Believe it or not, the humble earthworm has become the latest secret weapon in the war against climate change.
A major four-year-old study has revealed that instead of just wriggling around and providing food for birds, earthworms -- have been burrowing their way through the ground for 300 million years -- can help prevent flooding and droughts.
Floods and droughts are caused by cycles of dry weather and monsoon-type rains often said to be caused by global warming. And this is where the humble earthworm can help the planet, say researchers at the Game and Wildlife Conservation Society in the UK.
The average worm weighs less than half an ounce but it is able to eat through a third of its own weight in soil a day. When worms tunnel the soil absorbs more water, meaning that in their millions, worms can turn the ground into one vast sponge soaking up water in floods but retaining it during dry spells.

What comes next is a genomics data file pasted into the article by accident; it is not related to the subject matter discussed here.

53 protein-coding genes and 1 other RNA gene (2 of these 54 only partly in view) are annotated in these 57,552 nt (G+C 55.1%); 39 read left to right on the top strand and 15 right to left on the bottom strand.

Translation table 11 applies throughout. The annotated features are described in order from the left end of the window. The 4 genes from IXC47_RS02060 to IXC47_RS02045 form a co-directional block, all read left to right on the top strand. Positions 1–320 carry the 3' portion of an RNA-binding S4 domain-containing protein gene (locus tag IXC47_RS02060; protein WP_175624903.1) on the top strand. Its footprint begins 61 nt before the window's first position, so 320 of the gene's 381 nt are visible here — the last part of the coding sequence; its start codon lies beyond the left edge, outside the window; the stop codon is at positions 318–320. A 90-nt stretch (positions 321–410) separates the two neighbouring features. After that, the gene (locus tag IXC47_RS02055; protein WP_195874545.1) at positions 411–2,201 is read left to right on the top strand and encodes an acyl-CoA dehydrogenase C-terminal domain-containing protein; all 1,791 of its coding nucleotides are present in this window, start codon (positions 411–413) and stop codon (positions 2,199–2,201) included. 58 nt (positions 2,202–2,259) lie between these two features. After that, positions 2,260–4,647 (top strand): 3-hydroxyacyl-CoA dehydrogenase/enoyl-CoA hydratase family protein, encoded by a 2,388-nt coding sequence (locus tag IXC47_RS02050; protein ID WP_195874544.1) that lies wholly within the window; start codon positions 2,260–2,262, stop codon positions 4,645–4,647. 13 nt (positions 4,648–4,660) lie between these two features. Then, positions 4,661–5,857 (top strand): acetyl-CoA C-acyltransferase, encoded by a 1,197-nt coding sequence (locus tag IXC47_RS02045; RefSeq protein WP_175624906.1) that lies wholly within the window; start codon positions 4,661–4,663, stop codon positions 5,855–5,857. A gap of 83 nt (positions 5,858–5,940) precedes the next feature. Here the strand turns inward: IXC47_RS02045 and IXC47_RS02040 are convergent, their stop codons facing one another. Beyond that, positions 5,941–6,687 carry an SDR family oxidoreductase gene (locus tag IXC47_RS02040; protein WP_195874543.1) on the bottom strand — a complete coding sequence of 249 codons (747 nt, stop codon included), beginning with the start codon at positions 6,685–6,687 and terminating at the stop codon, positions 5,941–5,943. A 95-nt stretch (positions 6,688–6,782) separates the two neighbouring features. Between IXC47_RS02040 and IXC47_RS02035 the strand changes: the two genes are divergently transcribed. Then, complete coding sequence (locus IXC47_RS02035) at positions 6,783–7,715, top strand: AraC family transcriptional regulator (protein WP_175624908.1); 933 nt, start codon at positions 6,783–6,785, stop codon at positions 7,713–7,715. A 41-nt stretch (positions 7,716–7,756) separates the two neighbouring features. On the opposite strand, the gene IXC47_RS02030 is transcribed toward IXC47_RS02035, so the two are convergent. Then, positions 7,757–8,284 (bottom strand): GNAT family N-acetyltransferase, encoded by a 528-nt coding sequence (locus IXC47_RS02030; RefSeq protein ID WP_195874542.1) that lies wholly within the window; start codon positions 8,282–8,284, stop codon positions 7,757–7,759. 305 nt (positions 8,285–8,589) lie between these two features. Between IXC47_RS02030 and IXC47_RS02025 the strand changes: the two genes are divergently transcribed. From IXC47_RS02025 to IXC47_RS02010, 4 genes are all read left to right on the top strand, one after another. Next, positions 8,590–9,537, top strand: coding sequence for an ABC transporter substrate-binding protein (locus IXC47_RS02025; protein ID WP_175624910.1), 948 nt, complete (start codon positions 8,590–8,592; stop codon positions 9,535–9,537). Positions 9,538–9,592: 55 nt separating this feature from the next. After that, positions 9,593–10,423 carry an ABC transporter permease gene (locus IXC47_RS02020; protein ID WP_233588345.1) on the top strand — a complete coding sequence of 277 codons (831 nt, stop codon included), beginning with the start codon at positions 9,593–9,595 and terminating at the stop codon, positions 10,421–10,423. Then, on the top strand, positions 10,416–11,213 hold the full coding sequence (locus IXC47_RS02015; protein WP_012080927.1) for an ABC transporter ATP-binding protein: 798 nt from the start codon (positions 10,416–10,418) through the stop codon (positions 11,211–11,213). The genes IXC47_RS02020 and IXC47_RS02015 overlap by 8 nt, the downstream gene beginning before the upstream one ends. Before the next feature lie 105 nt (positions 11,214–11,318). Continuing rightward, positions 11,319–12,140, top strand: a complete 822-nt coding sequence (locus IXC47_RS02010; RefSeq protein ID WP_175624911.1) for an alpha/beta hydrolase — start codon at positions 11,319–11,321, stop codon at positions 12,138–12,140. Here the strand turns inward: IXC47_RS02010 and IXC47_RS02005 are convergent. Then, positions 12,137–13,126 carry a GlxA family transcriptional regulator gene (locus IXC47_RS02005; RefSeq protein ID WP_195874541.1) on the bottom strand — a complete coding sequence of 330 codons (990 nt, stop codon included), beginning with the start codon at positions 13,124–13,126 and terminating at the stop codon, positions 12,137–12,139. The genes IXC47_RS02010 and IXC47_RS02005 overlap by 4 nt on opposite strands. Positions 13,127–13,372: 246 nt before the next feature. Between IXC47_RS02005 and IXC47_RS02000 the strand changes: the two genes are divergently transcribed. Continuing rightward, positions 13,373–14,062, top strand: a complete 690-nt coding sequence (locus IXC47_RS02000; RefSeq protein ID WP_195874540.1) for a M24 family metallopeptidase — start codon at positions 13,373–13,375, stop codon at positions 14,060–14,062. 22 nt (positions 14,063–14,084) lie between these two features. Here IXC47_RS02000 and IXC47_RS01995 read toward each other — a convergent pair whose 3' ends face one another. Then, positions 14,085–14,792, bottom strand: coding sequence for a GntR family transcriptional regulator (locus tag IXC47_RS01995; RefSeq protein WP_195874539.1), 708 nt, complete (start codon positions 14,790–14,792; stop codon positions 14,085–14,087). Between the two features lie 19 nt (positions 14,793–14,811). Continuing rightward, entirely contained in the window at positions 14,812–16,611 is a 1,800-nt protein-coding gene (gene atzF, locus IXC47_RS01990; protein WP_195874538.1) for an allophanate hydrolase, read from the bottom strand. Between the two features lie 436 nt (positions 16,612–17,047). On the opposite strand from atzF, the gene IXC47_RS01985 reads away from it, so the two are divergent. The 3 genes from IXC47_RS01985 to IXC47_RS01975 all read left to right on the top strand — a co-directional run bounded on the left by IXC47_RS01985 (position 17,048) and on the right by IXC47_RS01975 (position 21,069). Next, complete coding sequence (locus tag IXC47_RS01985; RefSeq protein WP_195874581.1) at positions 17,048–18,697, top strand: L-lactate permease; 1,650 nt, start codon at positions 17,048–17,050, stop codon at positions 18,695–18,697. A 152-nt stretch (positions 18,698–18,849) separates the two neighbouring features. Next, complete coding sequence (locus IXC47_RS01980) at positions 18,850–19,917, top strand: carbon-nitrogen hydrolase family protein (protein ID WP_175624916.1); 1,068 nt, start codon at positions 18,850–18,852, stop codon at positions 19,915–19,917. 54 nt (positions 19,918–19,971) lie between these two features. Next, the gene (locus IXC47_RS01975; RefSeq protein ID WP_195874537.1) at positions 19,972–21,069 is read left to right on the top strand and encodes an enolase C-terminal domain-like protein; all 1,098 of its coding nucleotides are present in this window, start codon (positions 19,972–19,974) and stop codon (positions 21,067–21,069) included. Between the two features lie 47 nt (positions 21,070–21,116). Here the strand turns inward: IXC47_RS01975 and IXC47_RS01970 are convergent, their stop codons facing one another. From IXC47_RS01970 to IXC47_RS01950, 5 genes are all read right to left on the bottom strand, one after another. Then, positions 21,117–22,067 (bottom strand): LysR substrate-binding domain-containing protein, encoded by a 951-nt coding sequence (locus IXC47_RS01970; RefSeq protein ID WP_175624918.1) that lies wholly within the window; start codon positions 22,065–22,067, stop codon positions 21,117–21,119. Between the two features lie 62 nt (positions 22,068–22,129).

Now, farmers can play a vital part in combating the devastation caused by floods and droughts by encouraging earthworms, according to the researchers.
"Our research shows that farmers can make a huge difference in helping to mitigate the effects of climate change. When fields are not ploughed, the soil condition is improved naturally by the tunnelling of earthworms, which absorb water at a rate of four to 10 times that of fields which are without worm tunnels.
"This in turn helps the soil to take up water during storms and to retain it during drought. It also helped to buffer our stream from flooding during heavy rain," the 'Sunday Express' quoted Dr Chris Stoate, head of research at the society's Allerton Project farm, as saying.